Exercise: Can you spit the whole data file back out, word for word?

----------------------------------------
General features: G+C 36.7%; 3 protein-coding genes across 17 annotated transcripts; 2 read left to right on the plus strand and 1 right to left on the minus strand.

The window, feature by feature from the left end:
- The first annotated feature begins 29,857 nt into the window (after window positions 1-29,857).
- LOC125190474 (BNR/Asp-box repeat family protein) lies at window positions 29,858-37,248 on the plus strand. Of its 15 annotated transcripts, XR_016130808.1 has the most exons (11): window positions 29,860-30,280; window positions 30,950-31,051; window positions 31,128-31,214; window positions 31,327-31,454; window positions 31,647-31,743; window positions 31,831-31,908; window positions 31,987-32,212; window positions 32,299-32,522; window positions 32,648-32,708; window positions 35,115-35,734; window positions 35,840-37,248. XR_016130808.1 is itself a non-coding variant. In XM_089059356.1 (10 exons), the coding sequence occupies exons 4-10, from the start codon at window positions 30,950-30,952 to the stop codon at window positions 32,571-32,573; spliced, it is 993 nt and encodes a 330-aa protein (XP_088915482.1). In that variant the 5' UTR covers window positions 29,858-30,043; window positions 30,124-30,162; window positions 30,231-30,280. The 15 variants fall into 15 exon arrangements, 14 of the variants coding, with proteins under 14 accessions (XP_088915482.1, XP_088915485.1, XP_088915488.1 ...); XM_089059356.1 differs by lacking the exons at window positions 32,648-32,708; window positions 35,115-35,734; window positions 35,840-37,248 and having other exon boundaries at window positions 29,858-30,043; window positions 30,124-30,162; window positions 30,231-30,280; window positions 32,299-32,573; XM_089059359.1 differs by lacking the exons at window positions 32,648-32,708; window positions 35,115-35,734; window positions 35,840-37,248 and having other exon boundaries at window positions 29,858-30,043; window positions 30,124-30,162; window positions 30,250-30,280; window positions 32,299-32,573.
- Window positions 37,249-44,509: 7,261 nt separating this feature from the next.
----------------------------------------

General features: G+C 36.7%; 3 protein-coding genes across 17 annotated transcripts; 2 read left to right on the plus strand and 1 right to left on the minus strand.

The window, feature by feature from the left end:
- The first annotated feature begins 29,857 nt into the window (after window positions 1-29,857).
- LOC125190474 (BNR/Asp-box repeat family protein) lies at window positions 29,858-37,248 on the plus strand. Of its 15 annotated transcripts, XR_016130808.1 has the most exons (11): window positions 29,860-30,280; window positions 30,950-31,051; window positions 31,128-31,214; window positions 31,327-31,454; window positions 31,647-31,743; window positions 31,831-31,908; window positions 31,987-32,212; window positions 32,299-32,522; window positions 32,648-32,708; window positions 35,115-35,734; window positions 35,840-37,248. XR_016130808.1 is itself a non-coding variant. In XM_089059356.1 (10 exons), the coding sequence occupies exons 4-10, from the start codon at window positions 30,950-30,952 to the stop codon at window positions 32,571-32,573; spliced, it is 993 nt and encodes a 330-aa protein (XP_088915482.1). In that variant the 5' UTR covers window positions 29,858-30,043; window positions 30,124-30,162; window positions 30,231-30,280. The 15 variants fall into 15 exon arrangements, 14 of the variants coding, with proteins under 14 accessions (XP_088915482.1, XP_088915485.1, XP_088915488.1 ...); XM_089059356.1 differs by lacking the exons at window positions 32,648-32,708; window positions 35,115-35,734; window positions 35,840-37,248 and having other exon boundaries at window positions 29,858-30,043; window positions 30,124-30,162; window positions 30,231-30,280; window positions 32,299-32,573; XM_089059359.1 differs by lacking the exons at window positions 32,648-32,708; window positions 35,115-35,734; window positions 35,840-37,248 and having other exon boundaries at window positions 29,858-30,043; window positions 30,124-30,162; window positions 30,250-30,280; window positions 32,299-32,573.
- Window positions 37,249-44,509: 7,261 nt separating this feature from the next.